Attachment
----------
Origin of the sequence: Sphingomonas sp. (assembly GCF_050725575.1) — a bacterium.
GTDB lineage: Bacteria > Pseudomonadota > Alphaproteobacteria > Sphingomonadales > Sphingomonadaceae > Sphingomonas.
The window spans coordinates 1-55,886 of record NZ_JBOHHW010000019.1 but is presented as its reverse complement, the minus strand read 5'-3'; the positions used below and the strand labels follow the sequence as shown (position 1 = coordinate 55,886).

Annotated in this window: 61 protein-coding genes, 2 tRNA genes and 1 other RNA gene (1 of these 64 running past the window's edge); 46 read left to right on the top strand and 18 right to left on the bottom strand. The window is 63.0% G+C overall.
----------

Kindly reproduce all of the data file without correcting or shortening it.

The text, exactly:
Origin of the sequence: Sphingomonas sp. (assembly GCF_050725575.1) — a bacterium.
GTDB lineage: Bacteria > Pseudomonadota > Alphaproteobacteria > Sphingomonadales > Sphingomonadaceae > Sphingomonas.
The window spans coordinates 1-55,886 of record NZ_JBOHHW010000019.1 but is presented as its reverse complement, the minus strand read 5'-3'; the positions used below and the strand labels follow the sequence as shown (position 1 = coordinate 55,886).

Annotated in this window: 61 protein-coding genes, 2 tRNA genes and 1 other RNA gene (1 of these 64 running past the window's edge); 46 read left to right on the top strand and 18 right to left on the bottom strand. The window is 63.0% G+C overall.